Paediatric onset Sjögren Syndrome (PSS) is an autoimmune disorder that affects the salivary and lacrimal glands. It is caused by an abnormal immune response of the body attacking its own tissues, leading to inflammation of the glands that produce saliva and tears.
Diagnosis of PSS can be difficult due to its overlap with other conditions. However, diagnosis is generally based on a combination of medical history, physical examination, and laboratory tests. Laboratory testing may include blood tests to look for antibodies associated with PSS, as well as tests to measure the level of saliva and tears.
Differential diagnosis of PSS includes other autoimmune diseases such as systemic lupus erythematosus, Sjögren’s syndrome, and rheumatoid arthritis.
Treatment of PSS is aimed at managing and reducing the symptoms of the condition. This may include medications such as non-steroidal anti-inflammatory drugs, immunosuppressants, and topical medications to reduce inflammation. Additionally, lifestyle modifications such as avoiding certain foods and beverages that may worsen symptoms, and increasing fluid intake, may be beneficial.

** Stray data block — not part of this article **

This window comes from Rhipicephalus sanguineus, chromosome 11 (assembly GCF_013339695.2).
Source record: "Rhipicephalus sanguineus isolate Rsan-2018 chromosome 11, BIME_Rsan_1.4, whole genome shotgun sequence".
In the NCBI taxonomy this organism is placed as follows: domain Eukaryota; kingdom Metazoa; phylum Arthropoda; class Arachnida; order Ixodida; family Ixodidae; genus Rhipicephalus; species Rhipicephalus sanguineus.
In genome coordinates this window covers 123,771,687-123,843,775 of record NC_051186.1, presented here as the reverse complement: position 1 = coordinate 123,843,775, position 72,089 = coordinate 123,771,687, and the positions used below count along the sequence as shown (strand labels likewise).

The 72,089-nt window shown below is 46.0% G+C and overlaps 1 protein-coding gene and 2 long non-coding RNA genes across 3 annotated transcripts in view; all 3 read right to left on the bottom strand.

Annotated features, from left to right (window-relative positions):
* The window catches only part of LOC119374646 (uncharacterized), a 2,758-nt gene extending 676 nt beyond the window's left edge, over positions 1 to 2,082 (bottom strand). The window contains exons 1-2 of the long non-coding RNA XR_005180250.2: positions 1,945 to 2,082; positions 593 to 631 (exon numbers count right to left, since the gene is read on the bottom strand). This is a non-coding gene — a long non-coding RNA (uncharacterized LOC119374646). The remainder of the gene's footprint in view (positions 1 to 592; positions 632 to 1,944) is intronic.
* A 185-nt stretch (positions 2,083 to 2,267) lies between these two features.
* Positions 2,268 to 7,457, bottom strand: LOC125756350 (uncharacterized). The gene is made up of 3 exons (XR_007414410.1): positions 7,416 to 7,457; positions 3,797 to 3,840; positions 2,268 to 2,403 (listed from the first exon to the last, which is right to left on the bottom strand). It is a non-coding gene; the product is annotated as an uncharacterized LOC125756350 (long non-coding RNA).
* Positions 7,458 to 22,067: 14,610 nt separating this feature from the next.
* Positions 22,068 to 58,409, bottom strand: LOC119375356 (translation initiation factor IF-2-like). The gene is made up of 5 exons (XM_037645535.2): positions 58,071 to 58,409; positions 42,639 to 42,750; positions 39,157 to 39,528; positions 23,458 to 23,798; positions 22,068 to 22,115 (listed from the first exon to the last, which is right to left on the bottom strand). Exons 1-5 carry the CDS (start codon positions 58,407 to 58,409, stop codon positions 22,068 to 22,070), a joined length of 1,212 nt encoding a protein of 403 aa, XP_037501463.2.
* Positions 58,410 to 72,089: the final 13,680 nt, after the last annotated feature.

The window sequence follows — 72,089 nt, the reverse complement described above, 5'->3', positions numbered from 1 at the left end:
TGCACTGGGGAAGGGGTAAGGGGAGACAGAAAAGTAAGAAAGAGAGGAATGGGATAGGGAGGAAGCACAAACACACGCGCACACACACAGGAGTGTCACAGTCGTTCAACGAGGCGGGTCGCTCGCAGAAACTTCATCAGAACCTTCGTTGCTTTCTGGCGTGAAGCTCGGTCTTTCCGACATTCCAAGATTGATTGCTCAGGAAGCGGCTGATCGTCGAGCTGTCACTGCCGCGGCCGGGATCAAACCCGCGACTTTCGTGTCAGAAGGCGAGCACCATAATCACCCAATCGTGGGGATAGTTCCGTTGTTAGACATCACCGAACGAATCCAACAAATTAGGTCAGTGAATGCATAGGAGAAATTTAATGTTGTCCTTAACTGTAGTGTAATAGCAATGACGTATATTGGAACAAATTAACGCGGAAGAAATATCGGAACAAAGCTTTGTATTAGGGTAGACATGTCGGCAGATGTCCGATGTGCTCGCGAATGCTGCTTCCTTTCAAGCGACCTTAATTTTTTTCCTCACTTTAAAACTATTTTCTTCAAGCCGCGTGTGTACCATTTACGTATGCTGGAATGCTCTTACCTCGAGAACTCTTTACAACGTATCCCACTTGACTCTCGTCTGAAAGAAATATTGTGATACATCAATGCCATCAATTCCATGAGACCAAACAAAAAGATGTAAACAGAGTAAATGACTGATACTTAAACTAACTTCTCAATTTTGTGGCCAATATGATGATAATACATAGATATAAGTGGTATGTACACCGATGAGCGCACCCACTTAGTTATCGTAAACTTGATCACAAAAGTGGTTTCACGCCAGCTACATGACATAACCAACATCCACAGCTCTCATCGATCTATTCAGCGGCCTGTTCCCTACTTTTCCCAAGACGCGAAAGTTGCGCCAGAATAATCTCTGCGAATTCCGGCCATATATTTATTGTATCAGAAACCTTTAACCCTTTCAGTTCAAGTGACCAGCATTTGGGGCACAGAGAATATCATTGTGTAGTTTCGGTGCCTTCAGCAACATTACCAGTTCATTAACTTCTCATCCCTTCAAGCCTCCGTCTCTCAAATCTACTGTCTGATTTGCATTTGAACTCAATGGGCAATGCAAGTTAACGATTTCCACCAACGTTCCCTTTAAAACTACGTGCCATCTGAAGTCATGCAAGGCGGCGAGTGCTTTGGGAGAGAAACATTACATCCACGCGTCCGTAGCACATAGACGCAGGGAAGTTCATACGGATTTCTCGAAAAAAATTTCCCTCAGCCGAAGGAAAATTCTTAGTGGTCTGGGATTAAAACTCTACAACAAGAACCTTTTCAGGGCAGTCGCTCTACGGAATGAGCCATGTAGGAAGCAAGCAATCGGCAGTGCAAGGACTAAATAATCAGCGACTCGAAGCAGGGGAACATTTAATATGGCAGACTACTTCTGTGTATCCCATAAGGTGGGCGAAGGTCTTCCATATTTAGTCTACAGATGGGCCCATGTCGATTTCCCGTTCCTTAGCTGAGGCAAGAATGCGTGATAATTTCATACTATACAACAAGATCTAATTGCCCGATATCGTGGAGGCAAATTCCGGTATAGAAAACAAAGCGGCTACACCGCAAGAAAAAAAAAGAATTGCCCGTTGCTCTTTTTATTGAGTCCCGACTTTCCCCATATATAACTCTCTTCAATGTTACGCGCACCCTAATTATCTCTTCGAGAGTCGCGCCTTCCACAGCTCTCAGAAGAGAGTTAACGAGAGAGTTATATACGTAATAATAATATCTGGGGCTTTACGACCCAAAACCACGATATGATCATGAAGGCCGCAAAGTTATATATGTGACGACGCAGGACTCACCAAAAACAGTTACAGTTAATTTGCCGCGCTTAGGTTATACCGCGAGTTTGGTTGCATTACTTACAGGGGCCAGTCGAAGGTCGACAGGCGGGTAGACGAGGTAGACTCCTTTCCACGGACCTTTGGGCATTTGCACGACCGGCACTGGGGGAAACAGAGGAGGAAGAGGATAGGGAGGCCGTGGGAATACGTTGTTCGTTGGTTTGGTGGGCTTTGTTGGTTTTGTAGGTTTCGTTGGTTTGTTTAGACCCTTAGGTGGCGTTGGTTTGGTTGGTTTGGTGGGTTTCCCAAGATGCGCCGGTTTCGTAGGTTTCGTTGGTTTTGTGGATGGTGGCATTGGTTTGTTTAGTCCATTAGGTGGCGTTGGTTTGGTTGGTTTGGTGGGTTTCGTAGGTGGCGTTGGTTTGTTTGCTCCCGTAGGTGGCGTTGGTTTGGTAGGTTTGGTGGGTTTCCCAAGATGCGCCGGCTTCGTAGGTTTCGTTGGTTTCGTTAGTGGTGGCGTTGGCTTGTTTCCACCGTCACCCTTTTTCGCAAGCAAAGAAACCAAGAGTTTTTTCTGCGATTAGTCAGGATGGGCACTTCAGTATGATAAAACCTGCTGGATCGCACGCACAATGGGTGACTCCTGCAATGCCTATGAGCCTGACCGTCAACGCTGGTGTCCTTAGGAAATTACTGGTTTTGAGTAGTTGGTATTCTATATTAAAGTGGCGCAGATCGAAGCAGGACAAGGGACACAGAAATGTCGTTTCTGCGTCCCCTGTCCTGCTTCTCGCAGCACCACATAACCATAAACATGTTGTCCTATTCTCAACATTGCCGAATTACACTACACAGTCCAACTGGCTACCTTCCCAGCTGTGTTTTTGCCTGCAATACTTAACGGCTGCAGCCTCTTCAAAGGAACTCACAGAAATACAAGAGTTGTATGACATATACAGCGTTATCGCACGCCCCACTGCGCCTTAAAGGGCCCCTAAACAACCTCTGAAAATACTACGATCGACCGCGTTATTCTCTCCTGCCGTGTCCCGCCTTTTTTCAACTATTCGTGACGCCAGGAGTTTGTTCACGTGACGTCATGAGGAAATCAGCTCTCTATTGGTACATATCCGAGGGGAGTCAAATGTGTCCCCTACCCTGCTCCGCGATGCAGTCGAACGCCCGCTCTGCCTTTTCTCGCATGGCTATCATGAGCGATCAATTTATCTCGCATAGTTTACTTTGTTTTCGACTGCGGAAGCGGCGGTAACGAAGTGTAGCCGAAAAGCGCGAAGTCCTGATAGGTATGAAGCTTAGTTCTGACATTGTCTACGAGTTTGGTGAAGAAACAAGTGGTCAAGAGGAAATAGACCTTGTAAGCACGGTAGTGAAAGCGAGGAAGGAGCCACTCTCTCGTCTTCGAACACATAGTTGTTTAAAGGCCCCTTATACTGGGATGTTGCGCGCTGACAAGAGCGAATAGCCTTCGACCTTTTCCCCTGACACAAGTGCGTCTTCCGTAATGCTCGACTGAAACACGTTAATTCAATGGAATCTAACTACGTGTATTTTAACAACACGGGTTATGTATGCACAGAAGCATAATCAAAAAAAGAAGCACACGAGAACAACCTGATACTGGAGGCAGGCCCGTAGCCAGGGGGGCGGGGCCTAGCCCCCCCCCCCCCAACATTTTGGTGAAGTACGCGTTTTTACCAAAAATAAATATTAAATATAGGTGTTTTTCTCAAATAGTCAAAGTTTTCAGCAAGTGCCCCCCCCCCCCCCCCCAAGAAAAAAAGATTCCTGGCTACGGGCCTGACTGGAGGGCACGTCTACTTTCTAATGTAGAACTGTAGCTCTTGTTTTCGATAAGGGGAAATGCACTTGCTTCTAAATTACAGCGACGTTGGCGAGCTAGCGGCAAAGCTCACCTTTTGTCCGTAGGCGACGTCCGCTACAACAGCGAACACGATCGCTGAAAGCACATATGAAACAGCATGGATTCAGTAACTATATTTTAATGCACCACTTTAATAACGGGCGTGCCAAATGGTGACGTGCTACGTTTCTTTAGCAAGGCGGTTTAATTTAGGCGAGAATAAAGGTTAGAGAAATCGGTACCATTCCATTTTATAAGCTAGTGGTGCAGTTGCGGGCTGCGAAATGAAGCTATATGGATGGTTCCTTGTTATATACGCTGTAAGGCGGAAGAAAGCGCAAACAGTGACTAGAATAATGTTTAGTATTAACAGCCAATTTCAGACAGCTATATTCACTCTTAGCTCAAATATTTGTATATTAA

The prognosis for PSS is generally good, and with proper treatment, most children with the condition have a normal lifespan. However, long-term complications such as dryness of the eyes and mouth can occur, as well as increased risk for infections, oral cavities, and other autoimmune diseases.